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-   -   How Is Covid-19 Impacting Life in Your City? (https://skyscraperpage.com/forum/showthread.php?t=242036)

iheartthed Oct 4, 2020 7:02 PM

Quote:

Originally Posted by Qubert (Post 9063507)
Lesson 4.7 on how humans work:

So you shut all the businesses in say a 10 x 12 block neighborhood/zip code. People in said zone walk/take the bus to the next area over (with zero adjustment in personal behavior of course) and begin to infect individuals in that area as well. In two to three weeks time there are 20 to 30 zip codes hitting 5% and so on and so on.

Any shutdown needs to be citywide for this reason.

Yeah, I mostly agree, but I think they are mostly concerned about the schools in these areas. These are also orthodox Jewish areas, so not as much concern about residents altering behavior and shopping elsewhere.

Qubert Oct 4, 2020 8:44 PM

Quote:

Originally Posted by iheartthed (Post 9063511)
Yeah, I mostly agree, but I think they are mostly concerned about the schools in these areas. These are also orthodox Jewish areas, so not as much concern about residents altering behavior and shopping elsewhere.

Since you brought it up, let's be real: there is way too much historical, political and social sensitivity around even the appearance of targeting Jewish areas (for very good reason BTW) for any real enforcement actions to ever take place. It's similar to the masks issue on the subway, the MTA can make all the pronouncements they want, in the end the NYPD will have zero part in being the subject of viral videos of people creating scenes over being asked to wear masks, especially post-George Floyd.

We have to accept the fact that the mask issue is a non-starter socially. The only reason people did it back in Feb-May was because almost everyone knew someone who was dying from COVID around them. Until we get back to that (heaven forbid), it's not happening. Everything else is just political theater.

iheartthed Oct 4, 2020 8:46 PM

Quote:

Originally Posted by Qubert (Post 9063592)
Since you brought it up, let's be real: there is way too much historical, political and social sensitivity around even the appearance of targeting Jewish areas (for very good reason BTW) for any real enforcement actions to ever take place. It's similar to the masks issue on the subway, the MTA can make all the pronouncements they want, in the end the NYPD will have zero part in being the subject of viral videos of people creating scenes over being asked to wear masks, especially post-George Floyd.

We have to accept the fact that the mask issue is a non-starter socially. The only reason people did it back in Feb-May was because almost everyone knew someone who was dying from COVID around them. Until we get back to that (heaven forbid), it's not happening. Everything else is just political theater.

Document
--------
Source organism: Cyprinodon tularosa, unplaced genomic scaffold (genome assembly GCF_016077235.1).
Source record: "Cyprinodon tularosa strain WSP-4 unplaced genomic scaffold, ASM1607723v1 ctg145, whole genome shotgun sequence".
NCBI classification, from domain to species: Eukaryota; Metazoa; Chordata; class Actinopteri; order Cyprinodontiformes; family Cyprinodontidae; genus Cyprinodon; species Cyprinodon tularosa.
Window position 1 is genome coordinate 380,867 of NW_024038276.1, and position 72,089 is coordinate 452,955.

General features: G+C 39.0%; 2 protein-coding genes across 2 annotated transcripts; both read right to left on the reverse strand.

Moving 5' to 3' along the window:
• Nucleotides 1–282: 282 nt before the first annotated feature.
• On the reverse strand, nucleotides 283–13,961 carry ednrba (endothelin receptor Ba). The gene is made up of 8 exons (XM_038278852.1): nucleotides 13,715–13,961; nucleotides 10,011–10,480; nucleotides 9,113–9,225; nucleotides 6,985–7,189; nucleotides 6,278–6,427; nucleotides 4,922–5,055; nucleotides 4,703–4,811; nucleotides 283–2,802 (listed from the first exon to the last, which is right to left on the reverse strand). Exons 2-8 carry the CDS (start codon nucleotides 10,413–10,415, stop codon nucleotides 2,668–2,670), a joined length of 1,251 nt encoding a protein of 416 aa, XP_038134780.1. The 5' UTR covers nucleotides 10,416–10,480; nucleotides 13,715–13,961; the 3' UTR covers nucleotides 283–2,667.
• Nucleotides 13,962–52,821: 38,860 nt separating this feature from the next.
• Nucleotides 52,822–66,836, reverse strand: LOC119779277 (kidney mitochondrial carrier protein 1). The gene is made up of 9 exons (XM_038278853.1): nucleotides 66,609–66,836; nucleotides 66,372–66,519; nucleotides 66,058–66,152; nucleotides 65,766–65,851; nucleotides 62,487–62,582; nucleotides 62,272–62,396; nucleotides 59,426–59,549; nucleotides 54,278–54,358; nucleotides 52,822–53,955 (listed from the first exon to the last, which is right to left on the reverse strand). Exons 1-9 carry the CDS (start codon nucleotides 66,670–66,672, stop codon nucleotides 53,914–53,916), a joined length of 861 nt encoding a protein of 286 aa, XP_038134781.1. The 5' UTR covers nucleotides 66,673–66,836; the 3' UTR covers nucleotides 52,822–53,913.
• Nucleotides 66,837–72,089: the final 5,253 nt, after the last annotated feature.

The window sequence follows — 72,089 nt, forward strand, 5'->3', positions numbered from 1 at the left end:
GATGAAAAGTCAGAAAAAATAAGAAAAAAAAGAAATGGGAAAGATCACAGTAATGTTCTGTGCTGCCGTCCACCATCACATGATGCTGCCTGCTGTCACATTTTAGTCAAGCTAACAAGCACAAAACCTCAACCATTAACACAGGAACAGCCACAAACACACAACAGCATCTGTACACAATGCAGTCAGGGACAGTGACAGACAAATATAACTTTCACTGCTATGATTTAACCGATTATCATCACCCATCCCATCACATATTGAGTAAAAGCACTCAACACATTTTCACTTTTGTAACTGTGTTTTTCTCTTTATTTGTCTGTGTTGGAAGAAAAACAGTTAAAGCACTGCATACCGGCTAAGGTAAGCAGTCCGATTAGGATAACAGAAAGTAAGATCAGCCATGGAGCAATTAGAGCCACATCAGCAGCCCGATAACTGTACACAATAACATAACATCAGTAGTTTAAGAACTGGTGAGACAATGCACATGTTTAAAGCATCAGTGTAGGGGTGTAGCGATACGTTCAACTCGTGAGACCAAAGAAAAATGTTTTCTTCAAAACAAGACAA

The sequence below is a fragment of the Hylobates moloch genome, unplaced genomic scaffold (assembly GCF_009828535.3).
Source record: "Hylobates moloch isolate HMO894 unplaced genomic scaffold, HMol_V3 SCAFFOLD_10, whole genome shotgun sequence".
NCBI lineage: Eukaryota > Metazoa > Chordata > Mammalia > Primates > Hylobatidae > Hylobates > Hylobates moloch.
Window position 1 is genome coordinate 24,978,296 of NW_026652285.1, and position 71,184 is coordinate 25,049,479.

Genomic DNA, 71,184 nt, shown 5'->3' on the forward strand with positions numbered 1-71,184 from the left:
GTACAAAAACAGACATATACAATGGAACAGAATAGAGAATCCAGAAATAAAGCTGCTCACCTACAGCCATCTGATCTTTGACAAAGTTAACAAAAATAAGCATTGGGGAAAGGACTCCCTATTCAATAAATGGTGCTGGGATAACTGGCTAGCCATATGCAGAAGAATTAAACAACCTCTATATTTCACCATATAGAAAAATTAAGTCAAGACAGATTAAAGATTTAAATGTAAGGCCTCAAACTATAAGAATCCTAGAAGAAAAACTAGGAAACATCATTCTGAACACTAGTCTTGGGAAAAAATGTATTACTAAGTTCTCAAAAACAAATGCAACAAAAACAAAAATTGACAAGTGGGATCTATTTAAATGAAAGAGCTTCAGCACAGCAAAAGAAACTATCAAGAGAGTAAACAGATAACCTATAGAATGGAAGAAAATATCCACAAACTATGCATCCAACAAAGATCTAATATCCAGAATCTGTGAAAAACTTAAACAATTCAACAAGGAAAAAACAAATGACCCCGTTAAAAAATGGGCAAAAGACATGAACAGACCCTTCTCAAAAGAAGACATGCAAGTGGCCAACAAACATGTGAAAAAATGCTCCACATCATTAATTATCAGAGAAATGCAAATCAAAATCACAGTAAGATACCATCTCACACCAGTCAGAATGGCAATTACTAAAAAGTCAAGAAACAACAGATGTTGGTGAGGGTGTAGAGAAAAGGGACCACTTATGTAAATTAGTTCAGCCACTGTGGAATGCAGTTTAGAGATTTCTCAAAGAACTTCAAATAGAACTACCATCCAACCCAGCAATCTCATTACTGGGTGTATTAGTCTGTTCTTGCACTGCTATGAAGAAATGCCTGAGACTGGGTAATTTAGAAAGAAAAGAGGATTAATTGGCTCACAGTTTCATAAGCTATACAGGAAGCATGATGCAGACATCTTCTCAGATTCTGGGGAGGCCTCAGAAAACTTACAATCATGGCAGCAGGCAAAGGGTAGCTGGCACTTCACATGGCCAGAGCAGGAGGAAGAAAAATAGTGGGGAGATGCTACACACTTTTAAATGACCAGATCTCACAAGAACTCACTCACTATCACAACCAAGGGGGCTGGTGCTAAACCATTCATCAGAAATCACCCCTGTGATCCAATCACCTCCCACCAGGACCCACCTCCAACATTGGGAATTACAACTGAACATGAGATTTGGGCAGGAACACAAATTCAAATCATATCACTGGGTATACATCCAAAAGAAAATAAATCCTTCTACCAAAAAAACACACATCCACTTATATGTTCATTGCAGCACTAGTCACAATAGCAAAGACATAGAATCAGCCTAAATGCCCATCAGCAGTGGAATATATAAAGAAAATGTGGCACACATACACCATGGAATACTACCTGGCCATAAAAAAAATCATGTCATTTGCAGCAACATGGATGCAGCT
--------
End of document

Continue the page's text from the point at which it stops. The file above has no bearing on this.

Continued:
I'd argue that the NYPD had no problem being heavy handed in enforcing the rule among certain segments of the population until they got criticized for unevenly enforcing it. Which they were.

mrnyc Oct 5, 2020 12:11 AM

utter disaster is now on the horizon for already struggling ny restaurants. it got cooler tonight and i was just outside walking by several local streeteries that have been busy during the warm days lately, but all were empty with zero customers around dinnertime tonight. the head nytimes reviewer is struggling to know if he can even recommend eating out:


New York restaurants are really in trouble.

First, Pete Wells writes about the disaster on the horizon:

I can’t believe we’re going to risk another outbreak in New York so restaurants can have dining rooms that are three-quarters empty. I can’t believe restaurants and the people who work in them have been failed so badly by Washington that many will have no choice but to go along with it. I can’t believe clear, straightforward safety advice is still so hard to come by at the government level that I had to spend most of a week on the phone with experts, asking whether readers should actually eat inside the places I’m writing about.

And Gothamist reported this shocking prediction:

The new audit, released by state Comptroller Thomas DiNapoli, suggests that well over a hundred thousand jobs may be lost in the next six months, as well as a third or half of NYC’s remaining restaurants and bars.

mhays Oct 5, 2020 4:28 AM

So how about a bailout package to support restaurant workers.

Pedestrian Oct 5, 2020 7:22 AM

Quote:

Originally Posted by mhays (Post 9063857)
So how about a bailout package to support restaurant workers.

How about one for oilfield workers—that industry is really in the pits.

There’s an almost endless list of very hard hit industries. I suspect restaurants will actually be among the quickest to revive, maybe not with the same owners/names/menus but people want to dine out once it’s safe to do so.

JManc Oct 5, 2020 1:38 PM

Quote:

Originally Posted by Pedestrian (Post 9063927)
How about one for oilfield workers—that industry is really in the pits.